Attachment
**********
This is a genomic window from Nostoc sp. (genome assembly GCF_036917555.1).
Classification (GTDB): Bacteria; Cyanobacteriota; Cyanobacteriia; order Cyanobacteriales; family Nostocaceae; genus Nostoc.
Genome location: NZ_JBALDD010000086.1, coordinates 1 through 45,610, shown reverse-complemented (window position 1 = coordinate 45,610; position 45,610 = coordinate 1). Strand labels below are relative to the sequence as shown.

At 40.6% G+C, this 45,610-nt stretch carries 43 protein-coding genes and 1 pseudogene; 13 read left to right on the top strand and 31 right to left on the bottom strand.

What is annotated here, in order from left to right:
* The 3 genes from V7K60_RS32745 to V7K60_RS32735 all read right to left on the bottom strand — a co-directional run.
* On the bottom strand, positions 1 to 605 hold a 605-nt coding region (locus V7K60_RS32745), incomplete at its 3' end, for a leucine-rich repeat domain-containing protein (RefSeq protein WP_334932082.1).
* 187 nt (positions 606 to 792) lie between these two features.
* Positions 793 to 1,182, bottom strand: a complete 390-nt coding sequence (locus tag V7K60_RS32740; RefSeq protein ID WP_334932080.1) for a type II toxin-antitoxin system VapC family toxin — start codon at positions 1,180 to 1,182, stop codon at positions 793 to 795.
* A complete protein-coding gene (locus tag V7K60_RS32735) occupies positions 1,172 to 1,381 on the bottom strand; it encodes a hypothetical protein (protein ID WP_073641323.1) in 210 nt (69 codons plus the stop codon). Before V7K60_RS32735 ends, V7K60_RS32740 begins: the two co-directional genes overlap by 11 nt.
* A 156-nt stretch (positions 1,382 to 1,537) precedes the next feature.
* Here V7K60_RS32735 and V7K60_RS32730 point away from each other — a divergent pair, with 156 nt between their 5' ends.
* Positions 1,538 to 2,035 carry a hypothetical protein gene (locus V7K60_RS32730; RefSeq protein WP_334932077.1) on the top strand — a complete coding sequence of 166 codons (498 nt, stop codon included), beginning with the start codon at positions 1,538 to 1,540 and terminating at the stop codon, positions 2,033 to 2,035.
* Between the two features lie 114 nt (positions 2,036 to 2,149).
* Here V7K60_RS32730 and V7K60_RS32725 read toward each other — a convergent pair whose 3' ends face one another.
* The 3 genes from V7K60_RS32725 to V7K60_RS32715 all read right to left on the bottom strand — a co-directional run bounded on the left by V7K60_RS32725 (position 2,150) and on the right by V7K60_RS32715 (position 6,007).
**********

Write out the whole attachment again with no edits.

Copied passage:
This is a genomic window from Nostoc sp. (genome assembly GCF_036917555.1).
Classification (GTDB): Bacteria; Cyanobacteriota; Cyanobacteriia; order Cyanobacteriales; family Nostocaceae; genus Nostoc.
Genome location: NZ_JBALDD010000086.1, coordinates 1 through 45,610, shown reverse-complemented (window position 1 = coordinate 45,610; position 45,610 = coordinate 1). Strand labels below are relative to the sequence as shown.

At 40.6% G+C, this 45,610-nt stretch carries 43 protein-coding genes and 1 pseudogene; 13 read left to right on the top strand and 31 right to left on the bottom strand.

What is annotated here, in order from left to right:
* The 3 genes from V7K60_RS32745 to V7K60_RS32735 all read right to left on the bottom strand — a co-directional run.
* On the bottom strand, positions 1 to 605 hold a 605-nt coding region (locus V7K60_RS32745), incomplete at its 3' end, for a leucine-rich repeat domain-containing protein (RefSeq protein WP_334932082.1).
* 187 nt (positions 606 to 792) lie between these two features.
* Positions 793 to 1,182, bottom strand: a complete 390-nt coding sequence (locus tag V7K60_RS32740; RefSeq protein ID WP_334932080.1) for a type II toxin-antitoxin system VapC family toxin — start codon at positions 1,180 to 1,182, stop codon at positions 793 to 795.
* A complete protein-coding gene (locus tag V7K60_RS32735) occupies positions 1,172 to 1,381 on the bottom strand; it encodes a hypothetical protein (protein ID WP_073641323.1) in 210 nt (69 codons plus the stop codon). Before V7K60_RS32735 ends, V7K60_RS32740 begins: the two co-directional genes overlap by 11 nt.
* A 156-nt stretch (positions 1,382 to 1,537) precedes the next feature.
* Here V7K60_RS32735 and V7K60_RS32730 point away from each other — a divergent pair, with 156 nt between their 5' ends.
* Positions 1,538 to 2,035 carry a hypothetical protein gene (locus V7K60_RS32730; RefSeq protein WP_334932077.1) on the top strand — a complete coding sequence of 166 codons (498 nt, stop codon included), beginning with the start codon at positions 1,538 to 1,540 and terminating at the stop codon, positions 2,033 to 2,035.
* Between the two features lie 114 nt (positions 2,036 to 2,149).
* Here V7K60_RS32730 and V7K60_RS32725 read toward each other — a convergent pair whose 3' ends face one another.
* The 3 genes from V7K60_RS32725 to V7K60_RS32715 all read right to left on the bottom strand — a co-directional run bounded on the left by V7K60_RS32725 (position 2,150) and on the right by V7K60_RS32715 (position 6,007).